Sports are the ultimate test of the Butterfly Effect. One small thing changes just a little, and subsequent things could all be different forever.
My personal favorite: At the start of 2011, the Giants were rolling with Hakeem Nicks, Domenik Hixon, and Mario Manningham as their top three receivers. They lost their opener, then blew out the Rams in Week 2. Hixon scored a touchdown in that game, but tore his ACL on the play. That led to the Giants unleashing their next-man-up receiver … Victor Cruz. Cruz hadn’t been targeted at all prior to Hixon’s injury, but he went on the rest of the way to have 1,539 yards from scrimmage and 9 touchdowns on the year, then 269 yards and a score on the Giants’ postseason championship run.
The Giants went 9-7 in 2011, barely winning the NFC East. Between that Week 2 game and two blowouts in Weeks 16 and 17, their margins of victory were: 13, 4, 3, 3, 4, 3. Hixon’s career-best PFF grade was 77.2, while Cruz put up an 82.7 that first year. Can I say for sure that a healthy Hixon would have held off Cruz and cost the Giants even one win over the year? No. But it’s close enough that it’s fun to imagine. The Giants lose one game they won, they likely don’t make the playoffs. The Patriots likely win the Super Bowl. Eli Manning becomes a quarterback who never made the playoffs between 2008 and 2016, who never won a playoff game outside of one magical run. There’s basically no way he’d still be the Giants starter. Tom Brady and the Patriots would have yet another Super Bowl championship to hang on their … okay, that part of the hypothetical was more fun when the Pats had gone almost a decade between titles instead of winning two of the last three.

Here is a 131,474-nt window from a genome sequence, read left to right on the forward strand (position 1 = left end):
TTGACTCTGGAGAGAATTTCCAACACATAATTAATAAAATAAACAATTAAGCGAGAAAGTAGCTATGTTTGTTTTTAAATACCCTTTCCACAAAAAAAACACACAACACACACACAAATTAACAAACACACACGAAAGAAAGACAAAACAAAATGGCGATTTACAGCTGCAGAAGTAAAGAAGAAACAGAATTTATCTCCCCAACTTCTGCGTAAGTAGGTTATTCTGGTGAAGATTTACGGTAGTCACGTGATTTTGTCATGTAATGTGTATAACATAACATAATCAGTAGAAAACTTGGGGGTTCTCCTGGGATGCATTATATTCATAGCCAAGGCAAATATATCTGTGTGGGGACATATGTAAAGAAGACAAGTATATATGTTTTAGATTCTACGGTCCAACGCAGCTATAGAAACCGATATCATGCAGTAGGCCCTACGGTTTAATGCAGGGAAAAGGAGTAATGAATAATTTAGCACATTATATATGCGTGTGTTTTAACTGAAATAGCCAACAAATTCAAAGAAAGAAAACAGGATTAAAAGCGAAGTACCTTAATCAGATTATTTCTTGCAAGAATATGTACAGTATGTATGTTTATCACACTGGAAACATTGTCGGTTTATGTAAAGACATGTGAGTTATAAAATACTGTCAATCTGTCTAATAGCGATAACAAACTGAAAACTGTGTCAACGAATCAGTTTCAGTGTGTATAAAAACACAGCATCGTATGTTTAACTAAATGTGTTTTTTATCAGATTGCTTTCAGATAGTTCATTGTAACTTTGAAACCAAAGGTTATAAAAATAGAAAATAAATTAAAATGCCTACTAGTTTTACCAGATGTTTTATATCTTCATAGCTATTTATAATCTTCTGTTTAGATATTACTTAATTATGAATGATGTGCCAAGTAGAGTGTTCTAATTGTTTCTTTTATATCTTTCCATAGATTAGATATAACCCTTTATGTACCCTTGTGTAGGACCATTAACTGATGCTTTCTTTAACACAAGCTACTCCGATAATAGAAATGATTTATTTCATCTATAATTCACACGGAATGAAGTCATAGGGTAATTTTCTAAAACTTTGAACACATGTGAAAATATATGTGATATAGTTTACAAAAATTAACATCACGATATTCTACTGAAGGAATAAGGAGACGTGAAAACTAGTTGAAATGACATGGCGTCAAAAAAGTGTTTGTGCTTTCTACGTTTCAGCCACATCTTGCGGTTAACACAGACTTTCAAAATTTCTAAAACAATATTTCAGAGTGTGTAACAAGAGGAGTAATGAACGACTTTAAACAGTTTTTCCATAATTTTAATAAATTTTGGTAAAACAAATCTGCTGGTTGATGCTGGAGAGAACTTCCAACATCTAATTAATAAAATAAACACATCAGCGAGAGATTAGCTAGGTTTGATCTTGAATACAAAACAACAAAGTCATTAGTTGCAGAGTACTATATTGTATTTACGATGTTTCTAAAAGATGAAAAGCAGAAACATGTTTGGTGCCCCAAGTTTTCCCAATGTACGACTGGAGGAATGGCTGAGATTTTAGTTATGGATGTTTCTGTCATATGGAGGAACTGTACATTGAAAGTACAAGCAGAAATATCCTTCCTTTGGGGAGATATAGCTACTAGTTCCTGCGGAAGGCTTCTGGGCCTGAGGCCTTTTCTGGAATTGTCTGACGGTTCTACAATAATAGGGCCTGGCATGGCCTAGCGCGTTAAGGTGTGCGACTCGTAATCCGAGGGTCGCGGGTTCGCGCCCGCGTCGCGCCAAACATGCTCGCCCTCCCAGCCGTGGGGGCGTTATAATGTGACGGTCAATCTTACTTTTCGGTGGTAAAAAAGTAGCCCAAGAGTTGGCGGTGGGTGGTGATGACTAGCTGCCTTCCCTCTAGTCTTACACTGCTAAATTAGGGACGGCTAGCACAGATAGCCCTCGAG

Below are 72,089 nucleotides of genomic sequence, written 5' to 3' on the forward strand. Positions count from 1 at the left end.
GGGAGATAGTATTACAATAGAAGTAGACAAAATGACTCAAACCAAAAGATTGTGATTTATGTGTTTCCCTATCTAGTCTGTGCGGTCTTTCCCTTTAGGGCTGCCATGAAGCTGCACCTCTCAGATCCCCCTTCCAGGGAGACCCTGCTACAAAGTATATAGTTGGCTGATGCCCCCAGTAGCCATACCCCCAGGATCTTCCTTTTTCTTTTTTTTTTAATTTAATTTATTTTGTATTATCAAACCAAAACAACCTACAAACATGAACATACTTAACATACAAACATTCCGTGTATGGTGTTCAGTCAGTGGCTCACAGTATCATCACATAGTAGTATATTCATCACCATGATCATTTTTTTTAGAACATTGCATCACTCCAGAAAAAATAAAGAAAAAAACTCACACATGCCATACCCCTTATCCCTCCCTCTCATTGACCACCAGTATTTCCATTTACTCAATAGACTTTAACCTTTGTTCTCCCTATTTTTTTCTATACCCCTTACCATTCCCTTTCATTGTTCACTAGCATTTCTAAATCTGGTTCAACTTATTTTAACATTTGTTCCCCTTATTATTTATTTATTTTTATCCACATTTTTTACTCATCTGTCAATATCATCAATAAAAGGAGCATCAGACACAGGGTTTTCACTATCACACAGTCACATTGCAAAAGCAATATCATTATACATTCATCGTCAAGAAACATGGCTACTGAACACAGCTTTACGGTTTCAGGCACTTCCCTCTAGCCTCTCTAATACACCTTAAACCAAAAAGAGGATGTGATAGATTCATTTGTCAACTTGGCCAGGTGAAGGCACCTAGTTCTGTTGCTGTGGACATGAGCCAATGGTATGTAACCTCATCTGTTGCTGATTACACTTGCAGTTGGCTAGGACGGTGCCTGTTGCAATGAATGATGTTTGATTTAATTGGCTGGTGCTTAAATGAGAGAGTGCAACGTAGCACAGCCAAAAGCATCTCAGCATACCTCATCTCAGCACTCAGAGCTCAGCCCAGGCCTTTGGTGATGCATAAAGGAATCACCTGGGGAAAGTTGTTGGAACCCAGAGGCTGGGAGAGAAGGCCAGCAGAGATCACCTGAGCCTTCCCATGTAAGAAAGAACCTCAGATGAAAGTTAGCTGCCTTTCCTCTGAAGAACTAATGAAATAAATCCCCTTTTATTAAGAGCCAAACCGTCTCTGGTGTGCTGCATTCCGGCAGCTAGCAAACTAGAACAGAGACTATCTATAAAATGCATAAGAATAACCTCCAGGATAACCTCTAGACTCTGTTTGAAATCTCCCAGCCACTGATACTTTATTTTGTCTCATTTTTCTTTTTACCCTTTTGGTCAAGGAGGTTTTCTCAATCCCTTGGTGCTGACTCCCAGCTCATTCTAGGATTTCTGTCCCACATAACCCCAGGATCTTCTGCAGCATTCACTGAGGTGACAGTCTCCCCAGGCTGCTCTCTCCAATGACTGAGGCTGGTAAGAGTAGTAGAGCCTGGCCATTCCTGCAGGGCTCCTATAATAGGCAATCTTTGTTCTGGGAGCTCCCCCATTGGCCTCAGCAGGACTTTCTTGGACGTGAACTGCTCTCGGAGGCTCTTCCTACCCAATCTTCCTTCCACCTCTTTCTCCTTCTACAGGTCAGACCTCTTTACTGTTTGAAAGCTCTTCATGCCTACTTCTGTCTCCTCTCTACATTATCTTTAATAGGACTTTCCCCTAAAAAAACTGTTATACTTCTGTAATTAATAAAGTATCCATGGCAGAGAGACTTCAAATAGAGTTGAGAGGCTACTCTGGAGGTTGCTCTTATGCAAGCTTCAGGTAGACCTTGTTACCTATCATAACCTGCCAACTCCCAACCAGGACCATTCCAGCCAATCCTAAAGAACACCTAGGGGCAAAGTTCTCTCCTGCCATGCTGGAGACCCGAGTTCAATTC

Still, the Hixon-Cruz swap likely forever changed the fortunes of one franchise and one huge-profile player, and it remains my all-time favorite NFL what-if.
So with that in mind, here’s a look at some of key hypotheticals for the 2017 NFL season, and how they’d have affected fantasy. This is obviously little more than fan-fiction, but it’s an interesting exercise in how fragile our reality can be.
What if: Adrian Peterson breaks off just one long run in Weeks 1-2